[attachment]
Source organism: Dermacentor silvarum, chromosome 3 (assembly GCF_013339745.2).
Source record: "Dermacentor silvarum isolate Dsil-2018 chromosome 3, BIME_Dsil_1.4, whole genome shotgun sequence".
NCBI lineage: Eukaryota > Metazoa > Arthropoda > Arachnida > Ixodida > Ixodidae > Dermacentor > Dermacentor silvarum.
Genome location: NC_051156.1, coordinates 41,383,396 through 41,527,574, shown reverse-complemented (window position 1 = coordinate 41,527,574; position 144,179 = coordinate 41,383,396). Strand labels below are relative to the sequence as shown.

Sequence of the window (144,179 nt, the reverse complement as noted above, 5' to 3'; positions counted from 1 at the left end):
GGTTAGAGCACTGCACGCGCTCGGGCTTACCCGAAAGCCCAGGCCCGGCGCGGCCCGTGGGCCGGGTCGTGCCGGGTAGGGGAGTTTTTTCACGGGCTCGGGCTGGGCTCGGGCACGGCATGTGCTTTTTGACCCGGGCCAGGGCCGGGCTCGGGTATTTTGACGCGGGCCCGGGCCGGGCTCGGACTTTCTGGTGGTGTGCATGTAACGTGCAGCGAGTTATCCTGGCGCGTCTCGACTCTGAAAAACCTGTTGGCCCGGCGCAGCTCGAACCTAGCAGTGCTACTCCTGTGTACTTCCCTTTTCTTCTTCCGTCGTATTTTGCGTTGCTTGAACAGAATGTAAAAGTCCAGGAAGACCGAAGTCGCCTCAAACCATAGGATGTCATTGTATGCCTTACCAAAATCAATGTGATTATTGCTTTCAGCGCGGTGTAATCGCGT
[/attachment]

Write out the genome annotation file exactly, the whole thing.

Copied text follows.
Source organism: Dermacentor silvarum, chromosome 3 (assembly GCF_013339745.2).
Source record: "Dermacentor silvarum isolate Dsil-2018 chromosome 3, BIME_Dsil_1.4, whole genome shotgun sequence".
NCBI lineage: Eukaryota > Metazoa > Arthropoda > Arachnida > Ixodida > Ixodidae > Dermacentor > Dermacentor silvarum.
Genome location: NC_051156.1, coordinates 41,383,396 through 41,527,574, shown reverse-complemented (window position 1 = coordinate 41,527,574; position 144,179 = coordinate 41,383,396). Strand labels below are relative to the sequence as shown.

Sequence of the window (144,179 nt, the reverse complement as noted above, 5' to 3'; positions counted from 1 at the left end):
GGTTAGAGCACTGCACGCGCTCGGGCTTACCCGAAAGCCCAGGCCCGGCGCGGCCCGTGGGCCGGGTCGTGCCGGGTAGGGGAGTTTTTTCACGGGCTCGGGCTGGGCTCGGGCACGGCATGTGCTTTTTGACCCGGGCCAGGGCCGGGCTCGGGTATTTTGACGCGGGCCCGGGCCGGGCTCGGACTTTCTGGTGGTGTGCATGTAACGTGCAGCGAGTTATCCTGGCGCGTCTCGACTCTGAAAAACCTGTTGGCCCGGCGCAGCTCGAACCTAGCAGTGCTACTCCTGTGTACTTCCCTTTTCTTCTTCCGTCGTATTTTGCGTTGCTTGAACAGAATGTAAAAGTCCAGGAAGACCGAAGTCGCCTCAAACCATAGGATGTCATTGTATGCCTTACCAAAATCAATGTGATTATTGCTTTCAGCGCGGTGTAATCGCGT